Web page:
Belly markings usually differ, with Sooty showing a buffy wash and brown markings, while Slate-colored is typically whitish with few markings.
Thick-billed Fox Sparrow — Unfortunately, the Oregon races do not exhibit the very large bill that California birds show, making identification more difficult in the Northwest. Fortunately, they give the same hard, sharp ‘chink’ call note that is characteristic of Thick-billed and very different from the other Fox Sparrow groups. Otherwise, they strongly resemble Slate-colored in plumage, although their breast streaking tends to be sparser, finer and even more blackish.
Red Fox Sparrow — Identification, which should be straightforward, is complicated by two issues.
One is intergradation with Sooty in south central Alaska (described above) and second is the problematic subspecies altivagans.
Since altivagans range appears to be mostly the southern Canadian Rockies and they are likely short-distance north-south migrants, they should not occur regularly in our region, but the Alaska intergrades likely do. In order to be considered a “countable” Red Fox Sparrow, most or all of the following field marks should be evident on a bird: strong rusty and gray face and crown pattern, conspicuous rusty and gray striping on the back, two narrow white wing bars on rusty wings, rusty underpart streaking, and bright rusty tail and wings contrasting with a gray rump.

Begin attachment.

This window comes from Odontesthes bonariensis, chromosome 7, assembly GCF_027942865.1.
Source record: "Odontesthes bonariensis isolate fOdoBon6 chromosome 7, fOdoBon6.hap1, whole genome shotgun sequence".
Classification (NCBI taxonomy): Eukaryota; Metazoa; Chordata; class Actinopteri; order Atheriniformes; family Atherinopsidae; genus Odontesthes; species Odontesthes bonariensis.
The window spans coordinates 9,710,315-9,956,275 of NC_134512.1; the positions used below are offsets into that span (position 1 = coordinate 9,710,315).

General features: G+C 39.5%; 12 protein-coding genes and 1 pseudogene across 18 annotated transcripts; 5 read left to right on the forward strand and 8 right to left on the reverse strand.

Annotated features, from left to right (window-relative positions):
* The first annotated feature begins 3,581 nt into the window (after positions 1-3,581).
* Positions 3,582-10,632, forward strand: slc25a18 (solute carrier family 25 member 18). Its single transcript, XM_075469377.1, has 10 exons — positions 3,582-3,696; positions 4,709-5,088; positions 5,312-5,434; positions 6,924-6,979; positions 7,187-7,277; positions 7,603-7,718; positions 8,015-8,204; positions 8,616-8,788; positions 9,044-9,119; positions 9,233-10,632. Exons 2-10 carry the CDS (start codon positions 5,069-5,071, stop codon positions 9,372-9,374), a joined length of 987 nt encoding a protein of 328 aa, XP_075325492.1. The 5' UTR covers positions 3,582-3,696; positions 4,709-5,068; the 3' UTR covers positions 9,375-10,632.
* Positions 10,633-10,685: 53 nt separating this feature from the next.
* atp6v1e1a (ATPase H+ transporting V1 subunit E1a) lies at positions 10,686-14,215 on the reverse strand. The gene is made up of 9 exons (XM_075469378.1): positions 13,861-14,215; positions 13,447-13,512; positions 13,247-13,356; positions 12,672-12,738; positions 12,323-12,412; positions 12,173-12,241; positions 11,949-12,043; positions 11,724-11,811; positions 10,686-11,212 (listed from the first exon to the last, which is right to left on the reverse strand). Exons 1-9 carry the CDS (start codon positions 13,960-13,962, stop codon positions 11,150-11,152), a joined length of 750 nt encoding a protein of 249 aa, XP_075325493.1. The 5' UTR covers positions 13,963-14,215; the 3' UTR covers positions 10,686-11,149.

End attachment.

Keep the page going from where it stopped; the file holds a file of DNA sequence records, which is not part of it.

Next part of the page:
Gillson, G. 2003. Fox Sparrow ID. http://thebirdguide.com/fox/fox.htm
Marshall, D.B., M.G. Hunter and A.L. Contreras. 2003. Birds of Oregon: A General Reference. Oregon State University Press. Corvallis, OR. 768 Pp.
Patterson, M. 2012. It is complicated. http://www.surfbirds.com/community-blogs/northcoastdiaries/?p=756
Rising, J.D. 1996. A Guide to the Identification and Natural History of the Sparrows of the United States and Canada. Academic Press. San Diego, CA. 365 Pp.
Roberson, D. Fox Sparrow Forensics. http://creagrus.home.montereybay.com/MTYbirdsFOSP.html
Wahl, T.R., B. Tweit and S.G. Mlodinow. 2005. Birds of Washington: Status and Distribution. Oregon State University Press. Corvallis, OR. 436 Pp.
Weckstein, J.D., D.E. Kroodsma and R.C. Faucett. 2002. Fox Sparrow (Passerella iliaca). In The Birds of North America, No. 715 (A. Poole and F. Gill, eds.). The Birds of North America, Inc., Philadelphia, PA.
Text by Bill Tweit, photos and captions by Dave Irons.